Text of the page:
May 4, 2015
By Joe Maniscalco
New York, NY – It wasn't exactly pitchforks and torches, but union members and other pro-worker groups vowing to keep Walmart out of New York City brandished eight-foot-tall "plungers" outside the home of billionaire mogul Alice Walton's Park Avenue digs on May Day.
The Friday afternoon action came as part of a greater labor rally that saw a cross-section of public and private workers joining together to agitate for systemic changes in the workplace.
"Not one of us is going to allow a Walmart in New York City," Kelly Egan, a director with United Food and Commercial Workers Local 342, told LaborPress. "The minute they bring Walmart into New York City and deal with unions, they're going to have a major issue. If they don't think they have one now, just wait."
The cartoon plungers that protesters waved on Park Avenue on May 1, were in answer to the recent closure of five California Walmart stores allegedly due to so-called "plumbing issues" and the subsequent firing of some 2,000 workers there.
Whether denouncing Walmart's anti-worker policies, the fight to establish a $15 an hour minimum wage, or confronting ongoing social and economic inequalities, many at the rally said that workers throughout the United States could be approaching an historic tipping point.
"I think this is the moment," 58-year-old LiUNA member Juan Mazlymian said, just before he and hundreds of workers assembled at East 60th Street marched down "Billionaire's Row." "Maybe we will see some changes. We are tired of seeing politicians promise and promise just to get us to vote for them. But they don't deliver on what they promise."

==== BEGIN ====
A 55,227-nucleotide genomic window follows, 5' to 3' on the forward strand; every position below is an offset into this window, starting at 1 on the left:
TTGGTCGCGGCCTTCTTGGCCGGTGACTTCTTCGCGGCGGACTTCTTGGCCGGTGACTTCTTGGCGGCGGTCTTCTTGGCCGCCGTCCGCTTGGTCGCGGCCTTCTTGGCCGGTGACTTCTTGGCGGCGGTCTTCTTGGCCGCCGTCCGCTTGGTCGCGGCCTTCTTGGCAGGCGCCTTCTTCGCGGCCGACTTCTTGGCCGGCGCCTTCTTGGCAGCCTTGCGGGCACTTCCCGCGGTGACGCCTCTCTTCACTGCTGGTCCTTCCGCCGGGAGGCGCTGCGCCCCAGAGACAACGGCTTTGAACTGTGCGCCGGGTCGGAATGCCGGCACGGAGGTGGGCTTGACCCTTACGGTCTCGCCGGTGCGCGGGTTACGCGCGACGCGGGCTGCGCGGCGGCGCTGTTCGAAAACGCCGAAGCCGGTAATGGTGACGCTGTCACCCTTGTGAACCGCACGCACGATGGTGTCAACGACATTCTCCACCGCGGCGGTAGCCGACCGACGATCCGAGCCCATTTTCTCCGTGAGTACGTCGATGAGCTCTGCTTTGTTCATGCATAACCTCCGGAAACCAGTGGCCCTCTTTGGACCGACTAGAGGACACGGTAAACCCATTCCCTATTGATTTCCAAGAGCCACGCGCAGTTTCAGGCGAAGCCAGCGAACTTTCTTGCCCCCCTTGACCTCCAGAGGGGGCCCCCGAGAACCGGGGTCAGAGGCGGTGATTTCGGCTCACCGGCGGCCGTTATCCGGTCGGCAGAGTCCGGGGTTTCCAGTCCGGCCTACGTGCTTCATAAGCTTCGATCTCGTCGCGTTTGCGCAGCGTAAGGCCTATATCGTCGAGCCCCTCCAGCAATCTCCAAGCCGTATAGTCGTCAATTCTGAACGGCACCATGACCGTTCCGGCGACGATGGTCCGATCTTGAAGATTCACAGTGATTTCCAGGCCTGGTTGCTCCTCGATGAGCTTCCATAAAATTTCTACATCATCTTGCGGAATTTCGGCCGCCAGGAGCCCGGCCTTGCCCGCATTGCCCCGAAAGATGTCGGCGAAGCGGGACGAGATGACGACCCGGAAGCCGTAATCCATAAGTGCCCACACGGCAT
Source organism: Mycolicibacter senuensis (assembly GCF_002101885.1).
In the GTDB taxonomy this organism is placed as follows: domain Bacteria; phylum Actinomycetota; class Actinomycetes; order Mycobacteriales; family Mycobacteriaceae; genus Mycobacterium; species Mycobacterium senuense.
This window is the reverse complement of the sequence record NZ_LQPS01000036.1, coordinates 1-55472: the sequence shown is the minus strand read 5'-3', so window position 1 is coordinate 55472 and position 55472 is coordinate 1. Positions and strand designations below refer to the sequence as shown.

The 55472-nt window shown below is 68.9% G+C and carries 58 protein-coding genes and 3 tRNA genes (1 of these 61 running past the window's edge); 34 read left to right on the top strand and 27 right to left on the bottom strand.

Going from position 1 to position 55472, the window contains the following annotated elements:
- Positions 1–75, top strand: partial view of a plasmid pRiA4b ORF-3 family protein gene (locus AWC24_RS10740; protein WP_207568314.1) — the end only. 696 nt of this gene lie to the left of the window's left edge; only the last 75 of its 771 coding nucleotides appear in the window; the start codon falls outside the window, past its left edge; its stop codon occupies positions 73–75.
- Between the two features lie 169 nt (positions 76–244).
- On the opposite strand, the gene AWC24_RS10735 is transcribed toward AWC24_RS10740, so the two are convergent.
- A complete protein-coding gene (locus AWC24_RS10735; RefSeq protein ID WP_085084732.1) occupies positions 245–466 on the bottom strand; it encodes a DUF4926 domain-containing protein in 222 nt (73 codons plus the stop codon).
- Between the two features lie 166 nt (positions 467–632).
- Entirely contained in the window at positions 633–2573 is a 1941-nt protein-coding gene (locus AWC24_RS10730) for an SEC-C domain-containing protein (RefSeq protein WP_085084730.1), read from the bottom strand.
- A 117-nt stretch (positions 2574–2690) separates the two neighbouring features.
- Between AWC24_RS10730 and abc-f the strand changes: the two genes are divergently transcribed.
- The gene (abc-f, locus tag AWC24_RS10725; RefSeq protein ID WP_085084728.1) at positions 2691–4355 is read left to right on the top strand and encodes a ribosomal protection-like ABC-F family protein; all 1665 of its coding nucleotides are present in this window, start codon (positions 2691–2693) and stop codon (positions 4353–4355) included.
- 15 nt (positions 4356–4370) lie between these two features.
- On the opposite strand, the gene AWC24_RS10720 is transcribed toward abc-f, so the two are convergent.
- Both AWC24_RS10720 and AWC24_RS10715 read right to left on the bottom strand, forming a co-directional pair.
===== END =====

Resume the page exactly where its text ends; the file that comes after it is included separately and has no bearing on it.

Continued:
The broad coalition of construction workers, students, musicians, home care workers and others ran the gamut from those just kicking off their work years to others with decades on the job.
"This is a community," said 22-year-old Chris Bates, a Local 802 musician in New York for just barely a year. "Everybody's looking for progress and trying to move forward."
Some attending the rally drew a strong correlation between widespread workplace injustice and the Black Lives Matter movement.
"Both are really arguing the fact that corporations like Walmart and McDonald's – just like the NYPD – devalue black and brown bodies," said Rebecca Breslaw, a 20-year-old student organizer at Columbia University – Barnard College.
Egan called the coalescing of organized labor, students and other worker activists a "perfect storm of everything coming together," before delivering a final warning to the Walton family.
"Walmart is going to have to deal with every issue that's on the table whether they like it or not – either in court or on the streets," she said.